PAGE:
T’is the season for giving and giving back, and that means many of us are starting to make charitable donations in the spirit of the holidays.
But did you know that you can get some of the money you donate over the holidays back on your tax returns next year?
Here’s what you need to know about charitable giving and income tax returns so every time you give over the holidays, you can get a little back!
How does charitable giving affect my tax returns?
When you donate to a qualified donee, you are eligible for a Charitable Donation Tax Credit on your tax return for that year.
This means that you get a certain percentage of your donation applied as a credit towards your owed taxes. If you don’t owe anything on that year’s returns, your credit can be carried forward for up to five years.
These credits are also shareable between spouses, meaning you can decide with your spouse who should claim credits based on who will get the best value from the donation.
How do I know if my donation qualifies for a Charitable Donation Tax Credit?
Donations that qualify for a Charitable Donation Tax Credit are any donations that are:
- made to a qualified donee AND
- made without receiving anything in return (e.g. tickets to an event, entries into a draw, etc.)
The most common qualified donees include:
- registered charities
- registered Canadian amateur athletic associations
- registered journalism organizations
- registered Canadian municipalities
- provincial and federal government agencies
- the United Nations and its agencies
There are other types of organizations that have qualified donee status. You can view this full list on the Government of Canada website.
How much will my Charitable Donation Tax Credit be?
The amount you will receive as a Charitable Donation Tax Credit will depend on a number of factors including:
- The province you live in
- The amount you donated to qualified donees
- Your net income in the year of your donations
Here is a breakdown to give you an idea of how to calculate your credit amount in British Columbia
|Net income less than $216,000||Net income greater than $216,000|
|Donation amount less than $200||Federal credit = 15%||Federal credit = 15%|
|Provincial credit = 5.06%||Provincial credit = 5.06%|
|Total credit = 20.06%||Total credit = 20.06%|
|Credit amount on a $100 donation = $20.06||Credit amount on a $100 donation = $20.06|
|Donation amount more than $200||Federal credit = 44%||Federal credit = 48%|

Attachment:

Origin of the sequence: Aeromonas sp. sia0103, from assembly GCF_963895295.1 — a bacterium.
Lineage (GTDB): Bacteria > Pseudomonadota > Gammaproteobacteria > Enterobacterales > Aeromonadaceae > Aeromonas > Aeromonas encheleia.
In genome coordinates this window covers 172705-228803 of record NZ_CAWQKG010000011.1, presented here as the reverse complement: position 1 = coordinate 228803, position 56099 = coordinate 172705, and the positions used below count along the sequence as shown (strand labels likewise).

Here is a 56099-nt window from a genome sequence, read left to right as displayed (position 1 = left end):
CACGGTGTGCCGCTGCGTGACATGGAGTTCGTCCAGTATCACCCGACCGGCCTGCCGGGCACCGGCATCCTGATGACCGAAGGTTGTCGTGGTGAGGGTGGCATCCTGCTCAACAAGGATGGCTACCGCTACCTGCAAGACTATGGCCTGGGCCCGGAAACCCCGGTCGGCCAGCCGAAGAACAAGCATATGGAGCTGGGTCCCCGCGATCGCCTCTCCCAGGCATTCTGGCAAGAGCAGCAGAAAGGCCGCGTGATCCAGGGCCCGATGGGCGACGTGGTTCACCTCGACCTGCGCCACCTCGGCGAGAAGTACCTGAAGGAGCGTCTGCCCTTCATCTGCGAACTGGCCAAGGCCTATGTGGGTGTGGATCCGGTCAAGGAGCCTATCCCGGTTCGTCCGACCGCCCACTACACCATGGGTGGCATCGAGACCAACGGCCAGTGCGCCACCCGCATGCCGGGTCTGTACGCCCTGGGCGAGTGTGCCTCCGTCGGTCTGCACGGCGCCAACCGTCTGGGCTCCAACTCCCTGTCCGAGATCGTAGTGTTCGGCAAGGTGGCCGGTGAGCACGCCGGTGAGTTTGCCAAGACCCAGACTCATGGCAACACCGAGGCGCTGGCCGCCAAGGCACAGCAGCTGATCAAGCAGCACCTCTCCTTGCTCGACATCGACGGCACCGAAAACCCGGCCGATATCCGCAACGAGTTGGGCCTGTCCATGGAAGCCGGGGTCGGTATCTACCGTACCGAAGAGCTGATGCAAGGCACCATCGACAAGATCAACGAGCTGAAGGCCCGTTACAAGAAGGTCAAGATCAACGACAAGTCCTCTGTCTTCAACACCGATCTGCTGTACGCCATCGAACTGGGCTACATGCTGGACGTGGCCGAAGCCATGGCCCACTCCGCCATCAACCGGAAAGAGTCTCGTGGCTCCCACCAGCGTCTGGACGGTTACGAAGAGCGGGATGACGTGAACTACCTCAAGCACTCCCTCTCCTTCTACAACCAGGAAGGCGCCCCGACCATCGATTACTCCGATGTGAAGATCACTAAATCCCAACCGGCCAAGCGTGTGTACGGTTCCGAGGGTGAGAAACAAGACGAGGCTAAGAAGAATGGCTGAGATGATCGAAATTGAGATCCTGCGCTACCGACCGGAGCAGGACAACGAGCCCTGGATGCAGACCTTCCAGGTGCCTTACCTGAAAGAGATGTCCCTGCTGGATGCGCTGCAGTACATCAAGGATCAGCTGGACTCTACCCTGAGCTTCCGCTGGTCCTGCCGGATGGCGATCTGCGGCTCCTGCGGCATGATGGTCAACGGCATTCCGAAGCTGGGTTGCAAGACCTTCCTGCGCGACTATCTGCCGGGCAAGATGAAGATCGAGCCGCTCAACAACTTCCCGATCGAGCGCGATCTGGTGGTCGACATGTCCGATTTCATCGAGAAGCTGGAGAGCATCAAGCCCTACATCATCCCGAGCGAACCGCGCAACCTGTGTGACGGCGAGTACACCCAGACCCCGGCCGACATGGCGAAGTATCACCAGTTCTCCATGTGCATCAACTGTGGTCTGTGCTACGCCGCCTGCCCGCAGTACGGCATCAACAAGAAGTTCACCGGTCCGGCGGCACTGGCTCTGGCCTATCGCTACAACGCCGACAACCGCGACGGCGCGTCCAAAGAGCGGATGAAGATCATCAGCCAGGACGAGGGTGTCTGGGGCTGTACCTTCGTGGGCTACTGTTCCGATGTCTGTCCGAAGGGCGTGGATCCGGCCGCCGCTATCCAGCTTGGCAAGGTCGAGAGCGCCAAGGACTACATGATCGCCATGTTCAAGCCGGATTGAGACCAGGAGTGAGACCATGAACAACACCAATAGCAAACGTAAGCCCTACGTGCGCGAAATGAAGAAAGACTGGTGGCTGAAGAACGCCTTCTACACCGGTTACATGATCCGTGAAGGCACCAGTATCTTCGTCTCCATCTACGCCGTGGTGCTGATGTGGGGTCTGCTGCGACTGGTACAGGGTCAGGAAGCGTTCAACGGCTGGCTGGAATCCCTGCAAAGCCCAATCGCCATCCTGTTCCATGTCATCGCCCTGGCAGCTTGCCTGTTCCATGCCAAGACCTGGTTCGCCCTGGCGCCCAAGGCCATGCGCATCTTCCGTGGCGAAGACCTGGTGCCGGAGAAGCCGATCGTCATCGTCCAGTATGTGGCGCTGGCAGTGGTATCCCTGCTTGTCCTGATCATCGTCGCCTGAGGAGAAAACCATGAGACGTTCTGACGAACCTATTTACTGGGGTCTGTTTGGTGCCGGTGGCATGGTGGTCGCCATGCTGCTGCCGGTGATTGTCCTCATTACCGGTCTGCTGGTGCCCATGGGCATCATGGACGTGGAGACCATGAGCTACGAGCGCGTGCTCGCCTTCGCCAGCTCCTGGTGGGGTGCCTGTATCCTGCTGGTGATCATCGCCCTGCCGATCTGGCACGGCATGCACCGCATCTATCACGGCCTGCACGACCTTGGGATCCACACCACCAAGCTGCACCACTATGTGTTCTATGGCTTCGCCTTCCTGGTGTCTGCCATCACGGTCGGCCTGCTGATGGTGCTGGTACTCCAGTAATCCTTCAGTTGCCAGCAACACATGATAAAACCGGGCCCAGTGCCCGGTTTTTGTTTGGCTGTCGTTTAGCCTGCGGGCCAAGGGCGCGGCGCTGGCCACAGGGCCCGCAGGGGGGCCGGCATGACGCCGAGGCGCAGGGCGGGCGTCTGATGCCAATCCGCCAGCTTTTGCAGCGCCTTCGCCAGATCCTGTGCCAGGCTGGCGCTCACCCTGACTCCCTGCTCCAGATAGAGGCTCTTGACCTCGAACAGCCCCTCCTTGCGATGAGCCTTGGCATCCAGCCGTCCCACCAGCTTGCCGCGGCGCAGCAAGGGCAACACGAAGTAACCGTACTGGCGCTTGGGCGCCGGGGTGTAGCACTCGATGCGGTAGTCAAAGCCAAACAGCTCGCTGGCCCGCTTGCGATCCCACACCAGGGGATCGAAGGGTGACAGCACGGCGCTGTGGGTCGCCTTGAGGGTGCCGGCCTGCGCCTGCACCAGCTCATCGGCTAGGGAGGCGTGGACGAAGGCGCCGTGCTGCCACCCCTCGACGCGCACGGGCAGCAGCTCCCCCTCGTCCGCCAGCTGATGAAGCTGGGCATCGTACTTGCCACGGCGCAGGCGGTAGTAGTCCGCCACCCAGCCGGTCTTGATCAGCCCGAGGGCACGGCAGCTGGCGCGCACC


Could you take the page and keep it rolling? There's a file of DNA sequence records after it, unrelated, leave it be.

|Provincial credit = 21.86%||Provincial credit = 25.56%|
|Total credit = 40.65%||Total credit = 46.12%|
|Credit amount on a $1,000 donation = $406.50||Credit amount on a $1,000 donation = $461.20|
How do I claim my Charitable Donation Tax Credit?
To claim your donations on your tax returns, all you need is the donation slips you received from the organization you donated to. Most organizations will either issue a donation slip at the time of the donation or will send them out to donors in batches each month, quarter or year.
Simply use the information on your donation slip to claim your credit on your T1 form.
Be sure to hang on to your donation slips for future reference, as it is common for the CRA to automatically review returns on which donation credits are claimed. If your tax returns are reviewed by the CRA, refer to our resource on how to handle CRA tax return reviews.
Taxes starting to get complicated? Don’t be afraid to ask for help!
The more claims you add to your tax returns, the more complicated it becomes to file them. If the thought of adding to your returns is overwhelming enough to stop you from taking advantage of claims and credits, it’s probably time to call for backup.
Our RHN personal tax experts help many individuals navigate tax season every year, saving them time, money and stress. If you’re interested in getting some tax help, contact us any time to discuss whether we might be a good fit for you.
This post has been prepared for general information purposes. It is not advice. The information presented may not fit your unique situation, please consult one of our trusted business advisors at RHN CPA for further clarification and interpretation of your circumstances.